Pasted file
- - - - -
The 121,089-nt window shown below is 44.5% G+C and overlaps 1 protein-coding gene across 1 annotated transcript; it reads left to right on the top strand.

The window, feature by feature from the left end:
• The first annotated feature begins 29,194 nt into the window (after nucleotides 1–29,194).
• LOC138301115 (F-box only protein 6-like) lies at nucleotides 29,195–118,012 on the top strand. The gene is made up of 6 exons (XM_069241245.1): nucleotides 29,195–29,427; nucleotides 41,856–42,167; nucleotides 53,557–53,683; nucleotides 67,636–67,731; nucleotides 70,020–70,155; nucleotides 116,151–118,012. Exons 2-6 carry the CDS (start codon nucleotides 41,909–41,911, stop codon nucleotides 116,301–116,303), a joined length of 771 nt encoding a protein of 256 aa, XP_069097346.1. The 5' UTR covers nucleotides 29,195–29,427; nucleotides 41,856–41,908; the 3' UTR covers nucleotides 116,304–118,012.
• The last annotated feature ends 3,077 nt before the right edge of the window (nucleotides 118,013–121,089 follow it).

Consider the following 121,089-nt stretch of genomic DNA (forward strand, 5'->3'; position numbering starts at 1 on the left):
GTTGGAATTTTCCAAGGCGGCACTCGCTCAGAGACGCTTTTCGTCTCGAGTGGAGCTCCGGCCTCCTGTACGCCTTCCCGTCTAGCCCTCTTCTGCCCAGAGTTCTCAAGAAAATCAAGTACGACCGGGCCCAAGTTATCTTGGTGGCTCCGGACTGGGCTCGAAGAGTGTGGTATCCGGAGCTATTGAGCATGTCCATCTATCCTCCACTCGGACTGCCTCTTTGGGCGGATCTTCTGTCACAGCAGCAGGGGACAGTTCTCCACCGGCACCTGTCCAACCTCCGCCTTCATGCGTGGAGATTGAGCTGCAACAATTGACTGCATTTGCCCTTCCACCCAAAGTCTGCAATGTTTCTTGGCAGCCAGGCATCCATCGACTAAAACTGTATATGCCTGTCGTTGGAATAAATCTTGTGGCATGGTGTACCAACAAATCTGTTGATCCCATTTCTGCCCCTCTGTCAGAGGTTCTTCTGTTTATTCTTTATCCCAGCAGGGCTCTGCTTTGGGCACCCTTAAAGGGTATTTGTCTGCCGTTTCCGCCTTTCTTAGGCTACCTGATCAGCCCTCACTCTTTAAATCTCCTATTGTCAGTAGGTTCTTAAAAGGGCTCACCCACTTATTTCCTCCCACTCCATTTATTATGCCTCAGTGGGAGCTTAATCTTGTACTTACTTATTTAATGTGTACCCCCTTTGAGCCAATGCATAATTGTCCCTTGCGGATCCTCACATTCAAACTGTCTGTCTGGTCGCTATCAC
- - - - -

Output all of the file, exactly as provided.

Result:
The 121,089-nt window shown below is 44.5% G+C and overlaps 1 protein-coding gene across 1 annotated transcript; it reads left to right on the top strand.

The window, feature by feature from the left end:
• The first annotated feature begins 29,194 nt into the window (after nucleotides 1–29,194).
• LOC138301115 (F-box only protein 6-like) lies at nucleotides 29,195–118,012 on the top strand. The gene is made up of 6 exons (XM_069241245.1): nucleotides 29,195–29,427; nucleotides 41,856–42,167; nucleotides 53,557–53,683; nucleotides 67,636–67,731; nucleotides 70,020–70,155; nucleotides 116,151–118,012. Exons 2-6 carry the CDS (start codon nucleotides 41,909–41,911, stop codon nucleotides 116,301–116,303), a joined length of 771 nt encoding a protein of 256 aa, XP_069097346.1. The 5' UTR covers nucleotides 29,195–29,427; nucleotides 41,856–41,908; the 3' UTR covers nucleotides 116,304–118,012.
• The last annotated feature ends 3,077 nt before the right edge of the window (nucleotides 118,013–121,089 follow it).

Consider the following 121,089-nt stretch of genomic DNA (forward strand, 5'->3'; position numbering starts at 1 on the left):
GTTGGAATTTTCCAAGGCGGCACTCGCTCAGAGACGCTTTTCGTCTCGAGTGGAGCTCCGGCCTCCTGTACGCCTTCCCGTCTAGCCCTCTTCTGCCCAGAGTTCTCAAGAAAATCAAGTACGACCGGGCCCAAGTTATCTTGGTGGCTCCGGACTGGGCTCGAAGAGTGTGGTATCCGGAGCTATTGAGCATGTCCATCTATCCTCCACTCGGACTGCCTCTTTGGGCGGATCTTCTGTCACAGCAGCAGGGGACAGTTCTCCACCGGCACCTGTCCAACCTCCGCCTTCATGCGTGGAGATTGAGCTGCAACAATTGACTGCATTTGCCCTTCCACCCAAAGTCTGCAATGTTTCTTGGCAGCCAGGCATCCATCGACTAAAACTGTATATGCCTGTCGTTGGAATAAATCTTGTGGCATGGTGTACCAACAAATCTGTTGATCCCATTTCTGCCCCTCTGTCAGAGGTTCTTCTGTTTATTCTTTATCCCAGCAGGGCTCTGCTTTGGGCACCCTTAAAGGGTATTTGTCTGCCGTTTCCGCCTTTCTTAGGCTACCTGATCAGCCCTCACTCTTTAAATCTCCTATTGTCAGTAGGTTCTTAAAAGGGCTCACCCACTTATTTCCTCCCACTCCATTTATTATGCCTCAGTGGGAGCTTAATCTTGTACTTACTTATTTAATGTGTACCCCCTTTGAGCCAATGCATAATTGTCCCTTGCGGATCCTCACATTCAAACTGTCTGTCTGGTCGCTATCAC